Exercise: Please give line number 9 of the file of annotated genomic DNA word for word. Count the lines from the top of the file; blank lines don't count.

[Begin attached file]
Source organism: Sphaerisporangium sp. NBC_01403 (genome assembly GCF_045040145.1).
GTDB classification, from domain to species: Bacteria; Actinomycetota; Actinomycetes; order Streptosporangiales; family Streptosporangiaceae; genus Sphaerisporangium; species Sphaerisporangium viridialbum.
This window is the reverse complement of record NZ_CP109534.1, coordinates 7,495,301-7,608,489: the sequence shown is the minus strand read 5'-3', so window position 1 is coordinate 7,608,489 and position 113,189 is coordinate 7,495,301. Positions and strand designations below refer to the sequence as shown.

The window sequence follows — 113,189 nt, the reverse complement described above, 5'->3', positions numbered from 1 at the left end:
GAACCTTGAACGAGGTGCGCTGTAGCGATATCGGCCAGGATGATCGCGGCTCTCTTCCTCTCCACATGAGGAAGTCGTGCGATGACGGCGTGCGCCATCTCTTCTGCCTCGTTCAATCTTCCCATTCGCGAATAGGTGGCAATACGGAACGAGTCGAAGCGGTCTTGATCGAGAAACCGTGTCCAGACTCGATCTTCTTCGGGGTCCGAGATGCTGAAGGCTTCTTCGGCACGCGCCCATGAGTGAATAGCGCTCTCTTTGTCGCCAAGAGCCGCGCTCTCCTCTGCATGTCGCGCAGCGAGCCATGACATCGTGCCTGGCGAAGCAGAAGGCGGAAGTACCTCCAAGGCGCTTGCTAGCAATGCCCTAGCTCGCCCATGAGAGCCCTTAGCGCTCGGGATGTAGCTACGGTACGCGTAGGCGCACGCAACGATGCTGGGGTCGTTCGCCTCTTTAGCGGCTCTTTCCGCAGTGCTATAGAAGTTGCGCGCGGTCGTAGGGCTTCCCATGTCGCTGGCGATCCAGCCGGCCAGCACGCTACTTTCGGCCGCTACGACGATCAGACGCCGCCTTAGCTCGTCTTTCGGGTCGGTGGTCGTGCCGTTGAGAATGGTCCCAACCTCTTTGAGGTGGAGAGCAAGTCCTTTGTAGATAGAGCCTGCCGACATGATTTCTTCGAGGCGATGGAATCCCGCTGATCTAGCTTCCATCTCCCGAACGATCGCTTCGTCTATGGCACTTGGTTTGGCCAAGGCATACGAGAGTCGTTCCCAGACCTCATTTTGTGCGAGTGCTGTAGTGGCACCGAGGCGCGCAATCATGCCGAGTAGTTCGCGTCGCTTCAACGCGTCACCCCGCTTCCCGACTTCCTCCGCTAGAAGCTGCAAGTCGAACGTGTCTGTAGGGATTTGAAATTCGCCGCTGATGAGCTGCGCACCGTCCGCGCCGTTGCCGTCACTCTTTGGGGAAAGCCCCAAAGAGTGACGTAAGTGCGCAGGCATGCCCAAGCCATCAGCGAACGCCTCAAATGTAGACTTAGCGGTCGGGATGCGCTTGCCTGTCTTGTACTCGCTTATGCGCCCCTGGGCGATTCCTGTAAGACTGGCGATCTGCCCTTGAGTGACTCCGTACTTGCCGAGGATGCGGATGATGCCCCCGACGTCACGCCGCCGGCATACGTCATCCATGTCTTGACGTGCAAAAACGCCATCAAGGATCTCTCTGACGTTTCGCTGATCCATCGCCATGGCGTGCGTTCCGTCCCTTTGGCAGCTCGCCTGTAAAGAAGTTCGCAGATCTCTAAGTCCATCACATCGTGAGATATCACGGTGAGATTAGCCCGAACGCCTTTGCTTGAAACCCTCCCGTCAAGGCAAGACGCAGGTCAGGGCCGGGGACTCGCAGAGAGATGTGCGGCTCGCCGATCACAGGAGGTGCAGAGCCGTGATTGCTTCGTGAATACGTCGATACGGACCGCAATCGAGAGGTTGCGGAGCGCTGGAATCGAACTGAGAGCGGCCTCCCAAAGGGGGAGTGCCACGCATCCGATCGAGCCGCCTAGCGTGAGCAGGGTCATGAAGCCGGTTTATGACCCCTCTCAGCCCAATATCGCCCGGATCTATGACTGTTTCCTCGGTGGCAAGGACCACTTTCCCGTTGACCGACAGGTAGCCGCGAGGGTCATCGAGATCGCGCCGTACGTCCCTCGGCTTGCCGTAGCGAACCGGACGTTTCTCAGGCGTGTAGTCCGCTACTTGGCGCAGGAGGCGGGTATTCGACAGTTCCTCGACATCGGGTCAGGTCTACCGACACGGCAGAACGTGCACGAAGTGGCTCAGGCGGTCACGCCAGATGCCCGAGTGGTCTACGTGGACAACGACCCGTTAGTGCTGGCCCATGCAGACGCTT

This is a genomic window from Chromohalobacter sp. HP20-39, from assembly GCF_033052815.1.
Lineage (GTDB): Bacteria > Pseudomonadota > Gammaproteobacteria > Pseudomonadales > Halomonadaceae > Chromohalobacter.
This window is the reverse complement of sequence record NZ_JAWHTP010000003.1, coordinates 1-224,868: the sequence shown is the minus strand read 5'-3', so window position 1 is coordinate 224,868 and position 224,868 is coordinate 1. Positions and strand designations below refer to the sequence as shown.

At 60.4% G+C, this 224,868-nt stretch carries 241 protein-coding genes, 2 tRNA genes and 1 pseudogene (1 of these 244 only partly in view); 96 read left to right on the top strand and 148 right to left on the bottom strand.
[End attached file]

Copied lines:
At 60.4% G+C, this 224,868-nt stretch carries 241 protein-coding genes, 2 tRNA genes and 1 pseudogene (1 of these 244 only partly in view); 96 read left to right on the top strand and 148 right to left on the bottom strand.